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be on its way. ash covers the landscape here like a blanket of snow. and always in the background calbuco, once again sending up smoke. now what people are doing here fred is not only cleaning up the ash, but also coming back in to get the animals. this sal rural area. we were just with one family they were herding the cattle down the mountain. we've seen trucks going by filled with salmon. they take the water trucks over to the fisheries, put the salmon in and try to get them out so they don't die along with so much of the landscape here. and again, at the same time that there is still a high alert. we could have a third eruption at calbuco and another volcano about 200 miles away via rica is starting to heat up. >> a double threat there, that's serious, thank you so much shasta darlington appreciate it. we'll keep you abreast of things you keep us abreast as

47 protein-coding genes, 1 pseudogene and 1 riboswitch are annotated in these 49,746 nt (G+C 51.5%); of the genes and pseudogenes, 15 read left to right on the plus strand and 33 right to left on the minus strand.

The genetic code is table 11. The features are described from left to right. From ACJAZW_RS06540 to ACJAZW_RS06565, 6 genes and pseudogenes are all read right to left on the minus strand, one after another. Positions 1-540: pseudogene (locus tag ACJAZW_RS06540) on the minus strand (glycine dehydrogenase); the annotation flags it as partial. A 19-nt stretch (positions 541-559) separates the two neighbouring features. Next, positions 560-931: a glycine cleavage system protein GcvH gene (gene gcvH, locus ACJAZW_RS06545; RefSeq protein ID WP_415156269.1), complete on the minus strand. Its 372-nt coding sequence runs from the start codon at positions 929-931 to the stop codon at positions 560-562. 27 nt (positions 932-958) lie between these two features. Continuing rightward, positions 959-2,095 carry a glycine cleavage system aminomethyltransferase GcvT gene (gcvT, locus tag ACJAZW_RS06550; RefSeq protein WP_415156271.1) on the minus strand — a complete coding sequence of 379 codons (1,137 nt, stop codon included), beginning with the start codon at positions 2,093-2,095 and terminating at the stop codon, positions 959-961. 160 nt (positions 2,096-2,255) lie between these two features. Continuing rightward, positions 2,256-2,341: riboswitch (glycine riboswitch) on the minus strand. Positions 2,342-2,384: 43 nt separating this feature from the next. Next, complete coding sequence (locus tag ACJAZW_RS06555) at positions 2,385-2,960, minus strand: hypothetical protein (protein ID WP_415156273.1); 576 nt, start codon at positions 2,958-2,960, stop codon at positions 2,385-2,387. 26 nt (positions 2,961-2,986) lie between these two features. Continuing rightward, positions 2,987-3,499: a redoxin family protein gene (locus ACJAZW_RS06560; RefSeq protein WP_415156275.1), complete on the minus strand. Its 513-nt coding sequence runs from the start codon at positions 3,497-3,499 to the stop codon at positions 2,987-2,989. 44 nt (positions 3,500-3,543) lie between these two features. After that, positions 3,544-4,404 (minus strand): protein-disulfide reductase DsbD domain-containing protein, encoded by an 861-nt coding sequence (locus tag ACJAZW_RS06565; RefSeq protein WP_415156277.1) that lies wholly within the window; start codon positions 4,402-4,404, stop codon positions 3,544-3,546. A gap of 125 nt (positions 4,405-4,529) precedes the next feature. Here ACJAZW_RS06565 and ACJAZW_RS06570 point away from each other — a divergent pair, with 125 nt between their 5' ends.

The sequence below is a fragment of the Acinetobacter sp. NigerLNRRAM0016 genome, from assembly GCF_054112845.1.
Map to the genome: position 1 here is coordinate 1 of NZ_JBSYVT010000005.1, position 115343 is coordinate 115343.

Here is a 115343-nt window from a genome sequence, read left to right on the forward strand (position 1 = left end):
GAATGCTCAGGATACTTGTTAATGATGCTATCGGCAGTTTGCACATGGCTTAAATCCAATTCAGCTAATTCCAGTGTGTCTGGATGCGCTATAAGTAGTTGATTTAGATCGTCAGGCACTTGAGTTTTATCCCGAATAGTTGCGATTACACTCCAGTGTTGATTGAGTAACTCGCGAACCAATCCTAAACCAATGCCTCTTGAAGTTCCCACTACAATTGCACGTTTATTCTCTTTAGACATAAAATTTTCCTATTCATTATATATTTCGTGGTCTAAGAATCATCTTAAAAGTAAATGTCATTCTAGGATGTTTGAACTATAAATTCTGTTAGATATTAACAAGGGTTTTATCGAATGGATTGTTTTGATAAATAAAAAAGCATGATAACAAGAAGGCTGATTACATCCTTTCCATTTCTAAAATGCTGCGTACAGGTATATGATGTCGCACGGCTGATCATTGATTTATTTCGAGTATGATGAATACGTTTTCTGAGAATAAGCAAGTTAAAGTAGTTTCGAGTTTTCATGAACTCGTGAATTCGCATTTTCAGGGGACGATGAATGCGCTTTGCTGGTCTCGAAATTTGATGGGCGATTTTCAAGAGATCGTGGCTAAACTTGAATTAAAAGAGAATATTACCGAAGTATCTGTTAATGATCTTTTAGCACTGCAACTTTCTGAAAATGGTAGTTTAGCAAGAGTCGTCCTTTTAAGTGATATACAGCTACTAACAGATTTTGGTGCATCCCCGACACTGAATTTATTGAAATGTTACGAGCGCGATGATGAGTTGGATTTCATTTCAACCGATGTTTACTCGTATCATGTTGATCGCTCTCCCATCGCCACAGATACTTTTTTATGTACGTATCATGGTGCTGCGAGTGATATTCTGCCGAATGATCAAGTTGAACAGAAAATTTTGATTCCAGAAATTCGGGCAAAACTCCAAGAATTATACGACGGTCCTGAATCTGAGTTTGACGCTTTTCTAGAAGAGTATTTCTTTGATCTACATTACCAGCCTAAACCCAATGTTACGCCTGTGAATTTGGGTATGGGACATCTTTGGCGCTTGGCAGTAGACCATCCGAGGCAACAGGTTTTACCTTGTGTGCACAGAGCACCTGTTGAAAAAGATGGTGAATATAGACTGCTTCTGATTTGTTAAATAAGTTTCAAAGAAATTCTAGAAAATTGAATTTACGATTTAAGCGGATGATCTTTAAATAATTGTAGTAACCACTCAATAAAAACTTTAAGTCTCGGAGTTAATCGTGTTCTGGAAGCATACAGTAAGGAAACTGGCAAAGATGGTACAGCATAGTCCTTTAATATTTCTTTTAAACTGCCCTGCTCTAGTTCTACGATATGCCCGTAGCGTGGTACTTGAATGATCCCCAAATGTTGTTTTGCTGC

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well. by now you probably heard about it bruce jenner's stunning interview. >> my brain is much more female than it is mail. it's hard for people to understand that. >> still ahead, we take a closer look at his interview and the message that he is sharing with others who are struggling. you forgot the milk! that's lactaid®. right. 100% real milk just without the lactose. so, no discomfort? exactly. try some... mmm, it is real milk. lactaid®. 100% real milk. no discomfort.
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the white house has launched review of a drone strike that killed two al qaeda hostages one of them an american. the two were being held at a location along the pakistan/afghanistan border. president obama has apologized to the family of warren weinstein, the american who was killed. i want to bring in david rode in new york he's a cnn global affairs analyst and a "reuters" investigative journalist who spent almost a year himself as a prisoner of the taliban. good to see you, david, as a former hostage, you eventually escaped in afghanistan. how much though along the way did you think about the possibility of being killed not just by your captors, but possibly during any rescue attempt? >> there was an issue about rescue attempts and the drone strikes were being carried out when i was a captive as well. and there was a drone strike right outside a house where i was being held captive. there was a car driving by with some militants in it and the drone hit the car and killed